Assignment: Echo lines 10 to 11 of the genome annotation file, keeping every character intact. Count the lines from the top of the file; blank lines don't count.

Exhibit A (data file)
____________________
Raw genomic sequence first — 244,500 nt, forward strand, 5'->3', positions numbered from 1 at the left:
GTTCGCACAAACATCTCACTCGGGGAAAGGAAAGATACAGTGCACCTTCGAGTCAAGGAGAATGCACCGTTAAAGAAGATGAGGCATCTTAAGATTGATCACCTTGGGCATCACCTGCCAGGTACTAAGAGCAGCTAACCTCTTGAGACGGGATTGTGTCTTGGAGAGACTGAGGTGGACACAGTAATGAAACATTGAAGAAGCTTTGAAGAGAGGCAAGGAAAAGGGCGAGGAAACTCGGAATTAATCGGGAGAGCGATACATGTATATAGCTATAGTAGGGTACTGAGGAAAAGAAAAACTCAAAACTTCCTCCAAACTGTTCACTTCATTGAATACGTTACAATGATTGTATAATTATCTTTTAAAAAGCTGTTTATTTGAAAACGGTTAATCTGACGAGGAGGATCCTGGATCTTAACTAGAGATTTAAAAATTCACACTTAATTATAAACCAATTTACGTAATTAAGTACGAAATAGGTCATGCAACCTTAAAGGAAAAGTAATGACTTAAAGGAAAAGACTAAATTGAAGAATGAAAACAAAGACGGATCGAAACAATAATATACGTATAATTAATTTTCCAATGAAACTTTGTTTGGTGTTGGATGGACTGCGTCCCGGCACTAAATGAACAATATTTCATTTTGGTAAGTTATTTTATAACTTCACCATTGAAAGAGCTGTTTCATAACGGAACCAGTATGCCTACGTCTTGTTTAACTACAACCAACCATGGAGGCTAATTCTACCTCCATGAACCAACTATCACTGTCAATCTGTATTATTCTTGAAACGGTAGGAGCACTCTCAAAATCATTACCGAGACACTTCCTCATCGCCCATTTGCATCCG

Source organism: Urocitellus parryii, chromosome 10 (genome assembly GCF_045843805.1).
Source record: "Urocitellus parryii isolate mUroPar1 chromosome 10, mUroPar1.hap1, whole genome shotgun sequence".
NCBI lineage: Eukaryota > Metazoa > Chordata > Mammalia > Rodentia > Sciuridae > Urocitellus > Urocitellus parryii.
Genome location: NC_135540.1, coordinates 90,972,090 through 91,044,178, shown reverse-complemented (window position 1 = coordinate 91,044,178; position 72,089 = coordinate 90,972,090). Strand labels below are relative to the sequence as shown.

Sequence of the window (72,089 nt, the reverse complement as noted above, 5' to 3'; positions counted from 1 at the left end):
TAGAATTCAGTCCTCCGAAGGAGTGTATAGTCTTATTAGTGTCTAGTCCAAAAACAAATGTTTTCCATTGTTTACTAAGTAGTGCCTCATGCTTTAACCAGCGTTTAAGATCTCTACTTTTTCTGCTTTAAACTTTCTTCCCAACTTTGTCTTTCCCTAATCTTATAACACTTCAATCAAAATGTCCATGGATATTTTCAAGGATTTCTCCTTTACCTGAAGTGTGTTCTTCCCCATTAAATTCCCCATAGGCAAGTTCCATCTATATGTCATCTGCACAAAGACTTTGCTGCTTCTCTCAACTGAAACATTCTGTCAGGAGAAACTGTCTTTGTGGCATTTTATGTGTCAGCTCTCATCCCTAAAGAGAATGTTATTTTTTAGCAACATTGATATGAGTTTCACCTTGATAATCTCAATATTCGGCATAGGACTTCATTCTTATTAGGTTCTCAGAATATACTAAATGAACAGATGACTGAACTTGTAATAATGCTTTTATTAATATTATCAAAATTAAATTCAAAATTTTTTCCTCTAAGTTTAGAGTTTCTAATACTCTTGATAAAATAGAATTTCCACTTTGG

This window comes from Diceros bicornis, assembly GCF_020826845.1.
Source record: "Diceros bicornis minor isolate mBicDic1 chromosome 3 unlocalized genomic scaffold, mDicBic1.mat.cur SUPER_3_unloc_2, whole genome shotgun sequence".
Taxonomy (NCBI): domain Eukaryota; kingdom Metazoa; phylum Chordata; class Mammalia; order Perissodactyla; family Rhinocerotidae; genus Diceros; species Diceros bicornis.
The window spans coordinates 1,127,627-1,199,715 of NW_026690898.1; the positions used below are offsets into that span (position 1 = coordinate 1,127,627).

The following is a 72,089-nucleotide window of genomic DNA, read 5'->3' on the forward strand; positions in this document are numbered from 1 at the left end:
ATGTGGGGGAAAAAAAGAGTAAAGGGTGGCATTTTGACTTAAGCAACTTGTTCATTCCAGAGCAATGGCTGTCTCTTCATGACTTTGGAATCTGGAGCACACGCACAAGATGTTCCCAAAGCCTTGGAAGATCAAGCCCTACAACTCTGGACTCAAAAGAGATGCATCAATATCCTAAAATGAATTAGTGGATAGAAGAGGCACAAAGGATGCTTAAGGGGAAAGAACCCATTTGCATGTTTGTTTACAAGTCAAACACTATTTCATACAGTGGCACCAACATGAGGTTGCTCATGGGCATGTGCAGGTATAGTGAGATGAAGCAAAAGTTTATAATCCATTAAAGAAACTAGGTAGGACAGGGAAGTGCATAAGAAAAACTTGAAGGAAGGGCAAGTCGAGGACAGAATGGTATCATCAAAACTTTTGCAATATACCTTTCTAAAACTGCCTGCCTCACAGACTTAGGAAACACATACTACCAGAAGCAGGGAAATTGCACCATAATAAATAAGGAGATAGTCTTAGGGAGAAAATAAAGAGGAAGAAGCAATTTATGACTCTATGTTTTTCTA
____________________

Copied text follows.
Source record: "Diceros bicornis minor isolate mBicDic1 chromosome 3 unlocalized genomic scaffold, mDicBic1.mat.cur SUPER_3_unloc_2, whole genome shotgun sequence".
Taxonomy (NCBI): domain Eukaryota; kingdom Metazoa; phylum Chordata; class Mammalia; order Perissodactyla; family Rhinocerotidae; genus Diceros; species Diceros bicornis.